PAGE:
Pete Lee

Thursday, October 27, 2005

RANT: Willamette Week's Salt Debacle

Messrs. Meeker and Zusman,

I've been an avid reader of Willamette Week for many years. Despite the fact that my friends involved in journalism are periodically very critical of the quality of your publication, I've found the investigative reporting (e.g. Goldschmidt) and movie reviews (David Walker) to be insightful and useful.

That noted, the recent review on Castagna struck me as highly inappropriate on several levels.

First of all, I would assert that it's generally accepted that "appropriate" salt levels in food is, indeed, highly subjective. I am not aware of the travel habits of WWeek's food review staff, but the "salt debacle" is just one more issue that makes me question whether or not the staff of WWeek are qualified to review Italian (among other) culinary traditions.

In the last few years, I have spent over two months in Europe, primarily with the purpose of experiencing local cuisine. Almost half of that was spent in Italy. The level of salt does, indeed, differ regionally in Italy, from restaurants that were widely accepted by a local populace to be representative of their regional culinary traditions. In my opinion, if there is an error to be made, it would be to undersalt, rather than oversalt. In Ms. Clarke's response, not a single mention of the subjective nature of food reviewing was made. This subjectivity should be obvious to the public, but the sway that food reviews hold on the short-term success of restaurants demonstrate this otherwise.

Additionally, it should be apparent that commercial conflicts of interest have no place in culinary writing. I am sure you are well acquainted with Phil Stanford's recent article.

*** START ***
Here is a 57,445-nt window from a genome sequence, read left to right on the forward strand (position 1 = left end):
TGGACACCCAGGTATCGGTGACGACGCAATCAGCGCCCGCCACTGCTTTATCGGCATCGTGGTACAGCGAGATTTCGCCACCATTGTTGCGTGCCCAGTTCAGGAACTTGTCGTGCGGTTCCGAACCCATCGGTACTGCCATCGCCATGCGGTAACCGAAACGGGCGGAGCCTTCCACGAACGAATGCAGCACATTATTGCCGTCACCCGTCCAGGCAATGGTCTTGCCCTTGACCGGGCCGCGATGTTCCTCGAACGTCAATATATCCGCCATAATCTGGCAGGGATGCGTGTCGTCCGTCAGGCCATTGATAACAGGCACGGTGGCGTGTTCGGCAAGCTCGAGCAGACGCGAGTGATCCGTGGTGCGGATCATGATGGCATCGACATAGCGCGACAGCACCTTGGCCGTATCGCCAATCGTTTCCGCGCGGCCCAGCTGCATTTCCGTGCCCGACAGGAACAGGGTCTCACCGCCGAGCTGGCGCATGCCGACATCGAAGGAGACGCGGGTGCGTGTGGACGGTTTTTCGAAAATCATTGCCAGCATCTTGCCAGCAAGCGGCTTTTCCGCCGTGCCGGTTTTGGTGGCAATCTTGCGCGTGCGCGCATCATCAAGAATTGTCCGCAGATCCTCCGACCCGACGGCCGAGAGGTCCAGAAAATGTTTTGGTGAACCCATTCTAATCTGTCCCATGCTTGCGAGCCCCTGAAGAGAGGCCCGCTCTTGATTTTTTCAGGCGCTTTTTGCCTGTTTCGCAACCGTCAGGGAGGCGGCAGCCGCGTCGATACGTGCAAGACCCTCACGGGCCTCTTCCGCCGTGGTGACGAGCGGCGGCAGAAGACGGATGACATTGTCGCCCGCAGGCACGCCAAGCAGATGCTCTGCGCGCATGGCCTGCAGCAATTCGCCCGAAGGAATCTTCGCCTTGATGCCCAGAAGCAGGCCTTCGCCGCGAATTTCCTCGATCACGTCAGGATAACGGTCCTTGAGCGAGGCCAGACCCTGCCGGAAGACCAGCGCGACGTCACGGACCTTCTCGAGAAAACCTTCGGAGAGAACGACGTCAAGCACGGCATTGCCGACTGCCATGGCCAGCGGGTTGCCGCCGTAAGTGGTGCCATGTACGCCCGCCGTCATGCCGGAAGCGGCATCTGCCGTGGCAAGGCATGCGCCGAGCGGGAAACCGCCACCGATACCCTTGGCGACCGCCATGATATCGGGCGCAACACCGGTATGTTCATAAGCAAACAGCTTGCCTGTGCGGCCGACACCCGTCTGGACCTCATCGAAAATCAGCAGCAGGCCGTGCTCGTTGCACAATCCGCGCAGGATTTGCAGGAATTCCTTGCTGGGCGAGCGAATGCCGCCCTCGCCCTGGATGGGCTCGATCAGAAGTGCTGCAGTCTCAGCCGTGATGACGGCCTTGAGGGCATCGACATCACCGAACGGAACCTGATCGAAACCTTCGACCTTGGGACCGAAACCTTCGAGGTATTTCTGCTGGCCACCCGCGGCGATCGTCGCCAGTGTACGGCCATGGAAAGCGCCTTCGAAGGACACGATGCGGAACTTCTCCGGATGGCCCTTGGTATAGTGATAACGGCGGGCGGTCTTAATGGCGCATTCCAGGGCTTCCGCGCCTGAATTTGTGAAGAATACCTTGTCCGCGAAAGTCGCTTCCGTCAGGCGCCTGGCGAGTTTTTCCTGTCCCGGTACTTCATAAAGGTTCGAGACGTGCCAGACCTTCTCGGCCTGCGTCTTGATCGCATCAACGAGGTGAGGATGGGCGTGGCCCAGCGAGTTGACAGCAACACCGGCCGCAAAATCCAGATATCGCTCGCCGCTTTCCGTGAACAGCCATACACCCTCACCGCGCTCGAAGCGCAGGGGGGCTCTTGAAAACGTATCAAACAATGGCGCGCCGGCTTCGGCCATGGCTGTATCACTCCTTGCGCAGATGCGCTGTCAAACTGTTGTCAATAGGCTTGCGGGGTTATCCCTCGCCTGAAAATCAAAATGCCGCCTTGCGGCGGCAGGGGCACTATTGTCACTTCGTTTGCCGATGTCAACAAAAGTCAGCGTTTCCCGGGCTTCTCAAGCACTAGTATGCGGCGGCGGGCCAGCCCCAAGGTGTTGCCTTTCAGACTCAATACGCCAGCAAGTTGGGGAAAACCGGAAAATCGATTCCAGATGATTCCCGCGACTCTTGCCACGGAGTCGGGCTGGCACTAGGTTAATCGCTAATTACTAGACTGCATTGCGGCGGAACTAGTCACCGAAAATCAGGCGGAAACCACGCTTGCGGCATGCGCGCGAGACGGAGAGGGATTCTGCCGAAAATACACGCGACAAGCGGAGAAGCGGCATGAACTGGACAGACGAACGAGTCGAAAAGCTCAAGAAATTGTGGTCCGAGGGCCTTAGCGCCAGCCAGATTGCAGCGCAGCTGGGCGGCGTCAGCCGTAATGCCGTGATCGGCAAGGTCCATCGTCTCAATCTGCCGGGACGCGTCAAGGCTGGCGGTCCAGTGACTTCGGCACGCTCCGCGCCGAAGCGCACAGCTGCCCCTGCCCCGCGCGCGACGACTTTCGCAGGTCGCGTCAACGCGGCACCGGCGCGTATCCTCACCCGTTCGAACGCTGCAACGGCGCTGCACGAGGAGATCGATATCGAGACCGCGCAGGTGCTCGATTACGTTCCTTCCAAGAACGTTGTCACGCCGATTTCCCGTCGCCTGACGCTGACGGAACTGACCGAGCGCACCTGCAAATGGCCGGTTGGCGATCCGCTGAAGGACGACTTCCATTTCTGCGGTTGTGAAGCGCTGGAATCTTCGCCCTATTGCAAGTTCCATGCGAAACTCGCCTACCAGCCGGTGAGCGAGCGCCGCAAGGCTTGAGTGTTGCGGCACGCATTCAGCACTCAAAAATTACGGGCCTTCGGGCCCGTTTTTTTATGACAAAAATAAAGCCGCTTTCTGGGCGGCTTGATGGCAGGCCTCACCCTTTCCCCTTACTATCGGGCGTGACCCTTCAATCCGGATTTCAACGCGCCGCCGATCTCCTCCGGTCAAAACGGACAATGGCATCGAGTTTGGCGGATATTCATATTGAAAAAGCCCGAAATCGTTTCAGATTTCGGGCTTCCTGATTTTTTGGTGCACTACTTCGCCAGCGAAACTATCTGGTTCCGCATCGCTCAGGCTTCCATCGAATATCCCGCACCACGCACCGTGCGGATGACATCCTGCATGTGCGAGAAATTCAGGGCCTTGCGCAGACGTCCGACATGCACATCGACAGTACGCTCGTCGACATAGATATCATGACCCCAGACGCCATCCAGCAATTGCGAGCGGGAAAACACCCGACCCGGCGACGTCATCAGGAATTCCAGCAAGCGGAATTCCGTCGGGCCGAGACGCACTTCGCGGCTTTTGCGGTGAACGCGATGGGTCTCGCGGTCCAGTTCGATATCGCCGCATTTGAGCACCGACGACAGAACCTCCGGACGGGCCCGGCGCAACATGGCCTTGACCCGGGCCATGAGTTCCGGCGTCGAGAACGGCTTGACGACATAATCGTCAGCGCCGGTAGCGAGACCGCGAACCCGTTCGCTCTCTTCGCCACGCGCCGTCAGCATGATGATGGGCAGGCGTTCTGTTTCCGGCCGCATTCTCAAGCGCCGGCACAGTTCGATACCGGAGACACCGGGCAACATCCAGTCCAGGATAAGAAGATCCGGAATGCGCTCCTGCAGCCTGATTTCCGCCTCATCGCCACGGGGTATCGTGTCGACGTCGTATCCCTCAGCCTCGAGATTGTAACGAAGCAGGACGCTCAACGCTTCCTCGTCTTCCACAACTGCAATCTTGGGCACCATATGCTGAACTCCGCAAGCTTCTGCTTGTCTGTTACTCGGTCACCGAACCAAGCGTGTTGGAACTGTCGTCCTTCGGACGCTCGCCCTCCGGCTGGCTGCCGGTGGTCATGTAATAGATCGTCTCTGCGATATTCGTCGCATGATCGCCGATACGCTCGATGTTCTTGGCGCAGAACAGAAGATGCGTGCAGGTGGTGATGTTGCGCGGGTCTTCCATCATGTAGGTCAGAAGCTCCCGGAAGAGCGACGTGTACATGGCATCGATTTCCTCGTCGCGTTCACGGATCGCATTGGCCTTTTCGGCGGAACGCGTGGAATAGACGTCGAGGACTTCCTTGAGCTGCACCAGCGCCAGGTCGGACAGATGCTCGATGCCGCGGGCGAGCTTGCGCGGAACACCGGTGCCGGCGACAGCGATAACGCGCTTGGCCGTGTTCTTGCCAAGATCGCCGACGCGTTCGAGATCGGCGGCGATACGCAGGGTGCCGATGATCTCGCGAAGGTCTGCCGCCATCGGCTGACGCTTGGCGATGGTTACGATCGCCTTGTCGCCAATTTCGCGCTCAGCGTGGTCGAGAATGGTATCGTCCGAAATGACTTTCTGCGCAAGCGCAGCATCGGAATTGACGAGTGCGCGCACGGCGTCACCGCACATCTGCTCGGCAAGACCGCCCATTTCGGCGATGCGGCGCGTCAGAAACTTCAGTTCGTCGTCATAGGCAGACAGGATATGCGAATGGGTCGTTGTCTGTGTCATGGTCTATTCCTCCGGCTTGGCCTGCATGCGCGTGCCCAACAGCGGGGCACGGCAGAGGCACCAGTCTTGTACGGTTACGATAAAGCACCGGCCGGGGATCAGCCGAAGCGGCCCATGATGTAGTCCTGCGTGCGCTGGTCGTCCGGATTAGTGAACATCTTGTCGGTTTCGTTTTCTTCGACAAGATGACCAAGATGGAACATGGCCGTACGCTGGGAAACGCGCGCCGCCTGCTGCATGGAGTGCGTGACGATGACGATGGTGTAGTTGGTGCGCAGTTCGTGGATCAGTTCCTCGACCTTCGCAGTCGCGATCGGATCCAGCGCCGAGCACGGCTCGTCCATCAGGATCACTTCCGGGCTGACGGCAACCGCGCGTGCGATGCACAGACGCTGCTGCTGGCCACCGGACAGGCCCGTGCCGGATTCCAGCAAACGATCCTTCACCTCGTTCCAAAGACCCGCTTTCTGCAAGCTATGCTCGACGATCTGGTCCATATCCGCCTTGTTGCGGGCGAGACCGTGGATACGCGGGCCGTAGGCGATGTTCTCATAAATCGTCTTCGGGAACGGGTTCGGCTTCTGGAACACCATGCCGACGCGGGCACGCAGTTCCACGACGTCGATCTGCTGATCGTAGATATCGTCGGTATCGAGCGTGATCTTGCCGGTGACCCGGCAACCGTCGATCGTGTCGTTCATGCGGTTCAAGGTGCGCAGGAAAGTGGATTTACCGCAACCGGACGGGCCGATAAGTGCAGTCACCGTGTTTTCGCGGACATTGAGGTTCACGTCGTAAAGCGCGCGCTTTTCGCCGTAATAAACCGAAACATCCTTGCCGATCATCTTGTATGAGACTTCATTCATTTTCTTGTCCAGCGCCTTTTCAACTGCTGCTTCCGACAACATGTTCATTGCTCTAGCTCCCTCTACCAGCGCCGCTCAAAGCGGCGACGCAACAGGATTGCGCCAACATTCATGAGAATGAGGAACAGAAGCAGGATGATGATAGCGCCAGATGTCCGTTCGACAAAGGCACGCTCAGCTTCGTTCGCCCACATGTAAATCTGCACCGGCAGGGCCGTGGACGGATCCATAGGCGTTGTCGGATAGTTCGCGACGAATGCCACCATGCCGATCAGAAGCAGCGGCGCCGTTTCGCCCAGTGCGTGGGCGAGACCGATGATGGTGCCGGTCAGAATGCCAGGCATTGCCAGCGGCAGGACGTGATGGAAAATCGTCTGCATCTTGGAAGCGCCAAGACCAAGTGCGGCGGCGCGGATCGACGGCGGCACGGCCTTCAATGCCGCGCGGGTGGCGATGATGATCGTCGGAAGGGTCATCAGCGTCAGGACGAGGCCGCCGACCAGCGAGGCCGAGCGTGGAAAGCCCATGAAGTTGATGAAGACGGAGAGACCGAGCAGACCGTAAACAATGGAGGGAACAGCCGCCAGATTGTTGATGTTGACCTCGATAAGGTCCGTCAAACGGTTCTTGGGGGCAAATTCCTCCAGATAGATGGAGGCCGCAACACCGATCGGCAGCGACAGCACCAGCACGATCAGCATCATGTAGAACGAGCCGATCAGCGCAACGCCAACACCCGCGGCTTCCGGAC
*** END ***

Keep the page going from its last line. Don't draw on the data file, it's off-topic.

[Pete's note: my friend, a freelance food reviewer, pointed Phil's article out to me.]

Secondly, I should note that WWeek's review of Bewon as somehow representing authentic Korean food is highly specious. I was raised Korean, have visited Korea, and have made the study of Korean, as well as other Asian and European cuisines (and European enology/viticulture), a serious personal interest. I and many others I know (some of whom have lived in Korea for extended periods of time) are of the opinion that while Bewon's decor is certainly interesting, the food is overpriced, mediocre in quality, and unrepresentative of Korean cuisine in flavor. In the future, please avoid sending out writers who have little knowledge of a culinary tradition's background--or at least have them mention this in their review. There is nothing wrong with saying that one does not have much experience in a culinary tradition.

As an avid and loyal reader of WWeek, I believe that I am reasonable in my expectations that your paper be truly independent and subscribe to the highest standards in journalism, and am confident that your staff are capable of doing so.

-Pete Lee


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